“I work with every generation in the workforce and they all have one thing in common: none of my clients have ever expressed wanting to only stay at a job for 2 or 3 years. What they do express is that they don’t want to become stagnant. Companies need to start looking at this as a company problem, not a staff problem. Employees always seek to evolve, learn and grow. There’s no reason why an organization can’t accommodate that. If an employee feels like every 2 or 3 years their skills are being used in new and interesting ways, they won’t have to go elsewhere.”
Career Advancement Coach
Do it yourself! ACA, 401s, etc.
If you’re skipping around a lot, maybe you’re a permanent freelancer! That’s no crime, and with the abundance of group insurance options out there (and ACA), you may just earn more money and do cooler work working independently. Think about revising your résumé and portfolio though – position yourself as a business with clients, rather than an individual being pushed around to different companies.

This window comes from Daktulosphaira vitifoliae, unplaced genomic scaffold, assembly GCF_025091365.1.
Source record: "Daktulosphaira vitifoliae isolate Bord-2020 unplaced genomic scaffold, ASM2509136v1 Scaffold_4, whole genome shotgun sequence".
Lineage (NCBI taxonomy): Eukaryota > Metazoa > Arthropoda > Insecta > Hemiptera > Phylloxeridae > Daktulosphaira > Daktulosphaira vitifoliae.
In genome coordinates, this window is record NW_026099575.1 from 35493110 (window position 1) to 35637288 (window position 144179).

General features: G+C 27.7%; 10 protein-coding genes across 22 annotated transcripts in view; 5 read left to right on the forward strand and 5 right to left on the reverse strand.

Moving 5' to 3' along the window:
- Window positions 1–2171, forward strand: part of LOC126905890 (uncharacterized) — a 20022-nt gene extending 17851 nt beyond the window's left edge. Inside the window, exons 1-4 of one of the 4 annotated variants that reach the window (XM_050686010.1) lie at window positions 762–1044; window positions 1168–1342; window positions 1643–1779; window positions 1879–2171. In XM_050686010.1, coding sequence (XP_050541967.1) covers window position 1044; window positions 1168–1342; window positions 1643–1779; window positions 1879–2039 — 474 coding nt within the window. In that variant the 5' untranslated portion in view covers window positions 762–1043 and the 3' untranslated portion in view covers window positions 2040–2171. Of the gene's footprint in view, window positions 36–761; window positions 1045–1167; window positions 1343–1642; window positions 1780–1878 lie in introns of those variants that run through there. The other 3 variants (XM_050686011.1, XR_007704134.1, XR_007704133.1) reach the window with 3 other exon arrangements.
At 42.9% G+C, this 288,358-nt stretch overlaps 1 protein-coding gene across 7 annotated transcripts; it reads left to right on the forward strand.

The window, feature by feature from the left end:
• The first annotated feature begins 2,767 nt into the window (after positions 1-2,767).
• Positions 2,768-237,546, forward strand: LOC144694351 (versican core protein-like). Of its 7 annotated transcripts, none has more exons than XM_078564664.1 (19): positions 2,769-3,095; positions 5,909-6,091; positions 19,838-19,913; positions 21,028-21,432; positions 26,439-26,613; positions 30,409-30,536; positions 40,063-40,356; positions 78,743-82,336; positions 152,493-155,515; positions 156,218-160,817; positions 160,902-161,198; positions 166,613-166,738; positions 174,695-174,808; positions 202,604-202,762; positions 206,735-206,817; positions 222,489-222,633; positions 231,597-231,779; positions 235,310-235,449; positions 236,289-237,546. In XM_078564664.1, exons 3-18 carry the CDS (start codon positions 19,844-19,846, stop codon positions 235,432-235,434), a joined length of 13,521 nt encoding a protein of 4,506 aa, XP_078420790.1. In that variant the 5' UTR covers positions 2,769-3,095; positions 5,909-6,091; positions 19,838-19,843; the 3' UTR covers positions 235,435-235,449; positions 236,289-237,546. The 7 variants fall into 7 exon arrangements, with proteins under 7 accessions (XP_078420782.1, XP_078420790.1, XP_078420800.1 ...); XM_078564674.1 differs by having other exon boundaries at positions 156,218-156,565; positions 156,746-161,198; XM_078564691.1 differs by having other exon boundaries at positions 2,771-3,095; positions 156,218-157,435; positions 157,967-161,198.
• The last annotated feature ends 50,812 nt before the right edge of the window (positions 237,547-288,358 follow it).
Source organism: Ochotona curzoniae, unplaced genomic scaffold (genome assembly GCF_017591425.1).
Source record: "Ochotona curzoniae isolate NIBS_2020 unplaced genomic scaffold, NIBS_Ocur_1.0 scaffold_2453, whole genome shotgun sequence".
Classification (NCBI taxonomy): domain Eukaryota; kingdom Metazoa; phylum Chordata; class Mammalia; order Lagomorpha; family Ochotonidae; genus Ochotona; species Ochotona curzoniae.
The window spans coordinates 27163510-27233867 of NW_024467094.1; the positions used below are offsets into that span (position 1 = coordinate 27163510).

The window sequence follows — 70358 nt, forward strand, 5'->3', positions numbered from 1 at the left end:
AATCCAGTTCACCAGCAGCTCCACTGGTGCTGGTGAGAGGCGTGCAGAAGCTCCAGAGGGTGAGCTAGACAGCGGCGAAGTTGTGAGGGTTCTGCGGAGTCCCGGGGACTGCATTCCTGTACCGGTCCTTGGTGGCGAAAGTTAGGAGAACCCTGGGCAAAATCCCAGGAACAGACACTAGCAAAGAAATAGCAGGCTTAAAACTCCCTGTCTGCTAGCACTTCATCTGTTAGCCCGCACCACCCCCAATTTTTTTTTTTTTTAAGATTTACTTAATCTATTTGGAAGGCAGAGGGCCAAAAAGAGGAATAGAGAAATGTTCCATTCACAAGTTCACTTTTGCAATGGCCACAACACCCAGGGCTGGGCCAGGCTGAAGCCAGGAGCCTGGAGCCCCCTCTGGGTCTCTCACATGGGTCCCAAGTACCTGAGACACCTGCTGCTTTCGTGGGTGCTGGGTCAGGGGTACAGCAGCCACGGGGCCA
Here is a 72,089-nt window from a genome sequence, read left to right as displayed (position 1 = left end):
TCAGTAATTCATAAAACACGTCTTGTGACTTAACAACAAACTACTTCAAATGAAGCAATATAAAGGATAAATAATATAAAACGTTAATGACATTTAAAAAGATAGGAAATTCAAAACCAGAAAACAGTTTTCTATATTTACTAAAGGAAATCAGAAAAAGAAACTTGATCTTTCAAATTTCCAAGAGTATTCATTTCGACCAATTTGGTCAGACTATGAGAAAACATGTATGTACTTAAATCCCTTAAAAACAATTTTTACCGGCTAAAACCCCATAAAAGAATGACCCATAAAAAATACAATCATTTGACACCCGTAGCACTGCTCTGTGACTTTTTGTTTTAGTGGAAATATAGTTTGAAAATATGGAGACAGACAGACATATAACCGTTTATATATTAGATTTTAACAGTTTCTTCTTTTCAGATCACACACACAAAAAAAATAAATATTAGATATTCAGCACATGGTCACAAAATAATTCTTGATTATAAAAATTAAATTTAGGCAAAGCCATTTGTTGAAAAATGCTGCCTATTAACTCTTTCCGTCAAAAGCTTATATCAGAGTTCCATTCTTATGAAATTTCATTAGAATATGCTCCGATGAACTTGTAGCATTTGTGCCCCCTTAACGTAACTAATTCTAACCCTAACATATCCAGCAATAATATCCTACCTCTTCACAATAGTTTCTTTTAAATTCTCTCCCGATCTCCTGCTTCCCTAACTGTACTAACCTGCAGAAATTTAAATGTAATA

Employers and workers: Look before you leap
Hopping around different companies to work on projects that a potential employee is passionate about isn’t a crime. Job seekers should realize though that employers often get hundreds of job applications for a single position which means it’s your job to get noticed and not dismissed by something as simple as a long-scrolling work history.
Likewise, employers can do themselves a favor by looking deeper than just a résumé – self-recorded video introductions and questionnaires on the job application are just a couple of ways to buck the all-too-easy trend to page through a stack of job applications.